If you are at risk of anaphylaxis, you should be prescribed an adrenaline auto-injector, such as Anapen or EpiPen.

Adrenaline auto-injectors can also be bought without a prescription from a pharmacist, but they are not funded in NZ so you can expect to pay well over $110 each. These pens have short expiry dates, often only about 12 months, so check this when you are buying one.

Skin matters – tackling eczema
If your child has an allergy it is likely they may also suffer from eczema. About one in five NZ kids has eczema, a dry skin condition that can become much worse when an allergic reaction hits. It’s important to keep your child’s skin as healthy and moisturised as possible with a good moisturising cream, like Comvita’s Medihoney Bacterial range, or a subsidised emolliant prescribed by your doctor.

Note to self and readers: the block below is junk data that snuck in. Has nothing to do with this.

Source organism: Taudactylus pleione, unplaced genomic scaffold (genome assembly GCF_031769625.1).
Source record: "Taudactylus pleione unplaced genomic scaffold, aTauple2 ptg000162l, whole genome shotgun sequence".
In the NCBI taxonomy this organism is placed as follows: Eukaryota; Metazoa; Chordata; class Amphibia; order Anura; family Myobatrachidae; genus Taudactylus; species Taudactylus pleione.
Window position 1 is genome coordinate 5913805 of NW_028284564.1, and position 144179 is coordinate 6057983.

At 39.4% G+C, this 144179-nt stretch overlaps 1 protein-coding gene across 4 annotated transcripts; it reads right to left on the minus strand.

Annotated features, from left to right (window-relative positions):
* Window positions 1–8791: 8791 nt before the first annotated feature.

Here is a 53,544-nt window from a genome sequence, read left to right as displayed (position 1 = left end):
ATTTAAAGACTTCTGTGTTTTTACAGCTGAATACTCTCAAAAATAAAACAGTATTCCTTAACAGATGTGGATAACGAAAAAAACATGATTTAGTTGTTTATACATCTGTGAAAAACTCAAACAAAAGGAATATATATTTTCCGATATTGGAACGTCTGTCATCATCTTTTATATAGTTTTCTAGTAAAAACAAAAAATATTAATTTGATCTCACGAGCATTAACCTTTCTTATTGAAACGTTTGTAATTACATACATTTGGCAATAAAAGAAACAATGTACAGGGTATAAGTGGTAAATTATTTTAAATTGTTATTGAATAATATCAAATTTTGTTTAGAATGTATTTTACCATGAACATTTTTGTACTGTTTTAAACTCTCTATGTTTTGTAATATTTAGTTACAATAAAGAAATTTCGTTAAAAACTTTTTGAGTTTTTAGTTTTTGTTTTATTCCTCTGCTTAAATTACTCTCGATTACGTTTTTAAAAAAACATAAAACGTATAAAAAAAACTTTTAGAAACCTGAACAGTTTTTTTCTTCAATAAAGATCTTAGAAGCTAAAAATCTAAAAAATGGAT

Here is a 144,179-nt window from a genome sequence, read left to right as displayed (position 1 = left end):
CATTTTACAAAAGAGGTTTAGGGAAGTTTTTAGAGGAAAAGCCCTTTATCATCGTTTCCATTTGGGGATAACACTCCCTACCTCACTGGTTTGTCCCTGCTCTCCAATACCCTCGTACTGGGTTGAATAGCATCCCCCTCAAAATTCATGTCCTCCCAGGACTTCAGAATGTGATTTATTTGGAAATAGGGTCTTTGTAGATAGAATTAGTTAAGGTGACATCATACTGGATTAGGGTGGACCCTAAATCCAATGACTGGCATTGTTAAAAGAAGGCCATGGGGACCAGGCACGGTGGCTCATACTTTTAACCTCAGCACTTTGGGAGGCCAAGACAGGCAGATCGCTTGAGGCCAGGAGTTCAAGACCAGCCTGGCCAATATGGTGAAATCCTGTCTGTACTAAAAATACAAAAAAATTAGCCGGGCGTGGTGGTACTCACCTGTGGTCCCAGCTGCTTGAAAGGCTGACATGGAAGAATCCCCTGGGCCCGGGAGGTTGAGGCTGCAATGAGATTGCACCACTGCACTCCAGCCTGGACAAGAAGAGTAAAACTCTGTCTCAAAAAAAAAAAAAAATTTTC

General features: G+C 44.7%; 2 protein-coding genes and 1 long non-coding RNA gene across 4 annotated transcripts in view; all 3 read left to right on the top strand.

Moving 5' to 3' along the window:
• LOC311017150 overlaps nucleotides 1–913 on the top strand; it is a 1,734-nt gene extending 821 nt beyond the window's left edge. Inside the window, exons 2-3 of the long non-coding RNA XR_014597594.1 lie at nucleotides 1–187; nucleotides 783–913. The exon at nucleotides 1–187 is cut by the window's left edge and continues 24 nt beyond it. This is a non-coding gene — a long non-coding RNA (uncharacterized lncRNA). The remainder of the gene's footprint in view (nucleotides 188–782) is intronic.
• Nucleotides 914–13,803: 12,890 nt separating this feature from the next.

Avoid soap and limit skin exposure to unnecessary chemicals and fragrances. Protect skin from the sun using a hypoallergenic sunscreen. Wear soft, breathable cotton clothing. Launder in non-allergenic powder or try hot washes with baking soda.

Trim your child’s nails to stop them scratching their skin and causing infection.

For more information on eczema see


Breathing easy – respecting asthma
If your child has trouble breathing, is wheezing or has a persistent cough, you should see your doctor straight away. Asthma is a serious condition and needs professional diagnosis and treatment. 


Paulette Crowley is the editor of Allergy Today magazine. She is also a freelance health journalist who lives with her two daughters on Waiheke Island. She is an allergy sufferer, as is one of her children.